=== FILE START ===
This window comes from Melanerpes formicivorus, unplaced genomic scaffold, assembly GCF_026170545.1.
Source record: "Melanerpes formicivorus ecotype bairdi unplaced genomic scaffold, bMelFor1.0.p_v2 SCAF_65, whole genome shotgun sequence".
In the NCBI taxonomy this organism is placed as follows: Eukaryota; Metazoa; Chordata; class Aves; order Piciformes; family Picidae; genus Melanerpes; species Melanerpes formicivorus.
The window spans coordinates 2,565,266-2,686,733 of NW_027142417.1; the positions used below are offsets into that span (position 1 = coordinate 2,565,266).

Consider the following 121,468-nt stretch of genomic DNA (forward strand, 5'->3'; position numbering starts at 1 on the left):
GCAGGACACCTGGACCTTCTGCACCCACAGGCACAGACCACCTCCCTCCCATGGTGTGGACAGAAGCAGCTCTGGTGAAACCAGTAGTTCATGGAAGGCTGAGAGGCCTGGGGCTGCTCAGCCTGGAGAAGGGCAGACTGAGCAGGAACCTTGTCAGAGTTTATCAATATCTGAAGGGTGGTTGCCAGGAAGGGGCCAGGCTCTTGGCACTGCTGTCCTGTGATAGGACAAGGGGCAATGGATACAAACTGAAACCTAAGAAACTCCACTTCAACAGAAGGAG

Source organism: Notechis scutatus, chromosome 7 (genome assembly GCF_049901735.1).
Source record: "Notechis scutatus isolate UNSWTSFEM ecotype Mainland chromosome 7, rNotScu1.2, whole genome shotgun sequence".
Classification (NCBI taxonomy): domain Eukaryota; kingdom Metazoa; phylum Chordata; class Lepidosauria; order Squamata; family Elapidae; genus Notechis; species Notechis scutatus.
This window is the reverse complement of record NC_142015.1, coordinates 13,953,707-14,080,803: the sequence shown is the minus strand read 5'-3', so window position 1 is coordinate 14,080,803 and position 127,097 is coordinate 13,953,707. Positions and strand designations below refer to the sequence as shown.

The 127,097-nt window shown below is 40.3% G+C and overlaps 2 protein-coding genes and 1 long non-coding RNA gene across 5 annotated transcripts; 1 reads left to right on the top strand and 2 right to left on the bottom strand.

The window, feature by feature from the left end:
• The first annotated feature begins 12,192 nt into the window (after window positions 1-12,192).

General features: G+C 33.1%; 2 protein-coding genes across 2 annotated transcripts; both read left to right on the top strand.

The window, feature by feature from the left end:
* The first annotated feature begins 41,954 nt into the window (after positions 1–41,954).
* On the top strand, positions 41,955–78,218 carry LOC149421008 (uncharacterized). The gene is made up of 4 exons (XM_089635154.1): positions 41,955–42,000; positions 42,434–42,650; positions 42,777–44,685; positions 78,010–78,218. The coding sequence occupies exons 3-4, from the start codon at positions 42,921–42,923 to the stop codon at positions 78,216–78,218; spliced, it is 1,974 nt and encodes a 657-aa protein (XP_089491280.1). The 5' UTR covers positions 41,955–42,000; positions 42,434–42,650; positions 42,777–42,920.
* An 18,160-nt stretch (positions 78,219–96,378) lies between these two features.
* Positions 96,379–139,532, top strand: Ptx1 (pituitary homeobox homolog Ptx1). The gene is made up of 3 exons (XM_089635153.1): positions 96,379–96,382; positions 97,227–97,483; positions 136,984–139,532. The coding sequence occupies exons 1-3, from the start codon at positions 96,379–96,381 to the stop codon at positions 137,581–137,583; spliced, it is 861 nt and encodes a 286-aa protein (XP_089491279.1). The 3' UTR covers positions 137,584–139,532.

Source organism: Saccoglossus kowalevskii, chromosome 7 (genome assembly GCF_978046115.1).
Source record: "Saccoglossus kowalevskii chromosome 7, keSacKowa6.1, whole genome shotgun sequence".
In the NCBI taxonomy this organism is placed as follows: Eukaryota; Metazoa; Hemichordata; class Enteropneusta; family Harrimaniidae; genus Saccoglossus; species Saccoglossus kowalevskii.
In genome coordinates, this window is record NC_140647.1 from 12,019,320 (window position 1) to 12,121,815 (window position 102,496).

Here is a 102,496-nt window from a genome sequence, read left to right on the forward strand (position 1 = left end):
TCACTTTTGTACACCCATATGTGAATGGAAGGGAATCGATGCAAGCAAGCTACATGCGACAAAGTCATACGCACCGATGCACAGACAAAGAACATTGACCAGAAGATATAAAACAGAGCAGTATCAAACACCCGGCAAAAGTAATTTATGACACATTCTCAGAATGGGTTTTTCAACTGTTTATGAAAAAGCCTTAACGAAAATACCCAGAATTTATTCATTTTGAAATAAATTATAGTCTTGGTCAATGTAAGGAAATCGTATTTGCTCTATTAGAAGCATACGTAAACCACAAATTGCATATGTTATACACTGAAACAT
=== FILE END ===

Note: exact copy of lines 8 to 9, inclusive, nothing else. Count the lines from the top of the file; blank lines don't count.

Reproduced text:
Source record: "Notechis scutatus isolate UNSWTSFEM ecotype Mainland chromosome 7, rNotScu1.2, whole genome shotgun sequence".
Classification (NCBI taxonomy): domain Eukaryota; kingdom Metazoa; phylum Chordata; class Lepidosauria; order Squamata; family Elapidae; genus Notechis; species Notechis scutatus.